I suppose we have a duty to warn the sinner when he headed for disaster. We also should not allow such profanities to appear in public places but my question relates more to whether we should be actively trying to silence these people?

Should we make our views known? Yes. Should we be actively trying to silence these people? That depends on what you mean…Freedom, and free will means we must allow them their views just as we expect to be allowed ours. But this does not mean we cannot try to convert them. So this would be the better place to put one’s activity.
Show Christ to the world by our actions - by our Love. This will do more to silence such people than anything else.

I think what triggered this question is the recent “The Photo Of Jesus Crucified” by Andres Serrano which you may already have come across. I agree that we should petition against this picture. However should we also be protesting (non-violently) against the person himself? Basically to try to stop this sort of thing happening in future. Or is this sort of thing a trap to provoke violence from Christians.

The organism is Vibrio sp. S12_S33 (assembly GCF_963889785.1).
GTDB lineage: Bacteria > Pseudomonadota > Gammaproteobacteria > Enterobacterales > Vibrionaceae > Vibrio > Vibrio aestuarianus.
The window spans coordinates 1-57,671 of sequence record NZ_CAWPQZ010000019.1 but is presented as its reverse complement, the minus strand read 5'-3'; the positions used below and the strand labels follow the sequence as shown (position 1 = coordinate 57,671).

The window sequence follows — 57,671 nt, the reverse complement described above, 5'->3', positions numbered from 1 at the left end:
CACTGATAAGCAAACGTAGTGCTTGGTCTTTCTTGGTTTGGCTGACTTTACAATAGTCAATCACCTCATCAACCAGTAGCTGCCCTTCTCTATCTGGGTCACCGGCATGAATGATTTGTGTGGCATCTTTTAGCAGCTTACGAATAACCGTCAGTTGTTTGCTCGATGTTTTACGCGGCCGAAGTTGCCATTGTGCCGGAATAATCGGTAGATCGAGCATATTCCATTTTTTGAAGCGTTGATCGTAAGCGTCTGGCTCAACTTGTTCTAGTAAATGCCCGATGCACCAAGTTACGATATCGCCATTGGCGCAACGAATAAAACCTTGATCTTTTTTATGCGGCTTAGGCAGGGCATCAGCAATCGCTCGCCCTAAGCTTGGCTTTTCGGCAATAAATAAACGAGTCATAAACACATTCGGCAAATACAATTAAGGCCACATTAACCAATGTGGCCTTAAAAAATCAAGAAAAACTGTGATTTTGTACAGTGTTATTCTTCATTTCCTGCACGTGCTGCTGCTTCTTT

Yes some I think do use this sort of thing to provoke a non-christian response from Christians. On the other hand some are simply acting out on some thought or feeling they have and they don’t care about the reaction…

No we should not protest against the “person himself”. How can you protest against one that you are to love as yourself? If you wish to protest…protest the work…“Hate the sin, not the sinner”, as the old saying goes.

(Personally I feel a deep sympathy for people like this because they may never come to experience even a glimpse of the immense love of our GOD.)

Yes - build on this…

Any advice from a Catholic perspective is especially welcome.

GOD Bless.

I hope the above helps some…

Peace
James

We should defend our Constitutional rights in the US at least. There is an organization already dedicated to defending Catholicism against malicious detractors and defending our rights: The Catholic League

I am a member, and support its projects. At the very least Catholics should be aware of these insults, slurs and defamations so that they can understand why they are wrong, and how it hurts all of us as a country.

Thank you all for the wonderful responses so far, I have learned something from each and every one. Please continue to add more.

Thank you JRKH for the scripture passage. This was exactly the sort of thing I was searching for.

I think in some ways we should even be “glad” when these things happen and seize them as an opportunity to display true Christianity. For example what if a non-Christian friend who knows a bit about our faith were to ask us how we would react to these recent on goings, our gentle response might be a source of conversion for this person.

I thank GOD for creating Christians. Otherwise the world would be a very lonely place (at least for me) and would probably contain a lot more hate and violence than it does now.

GOD Bless.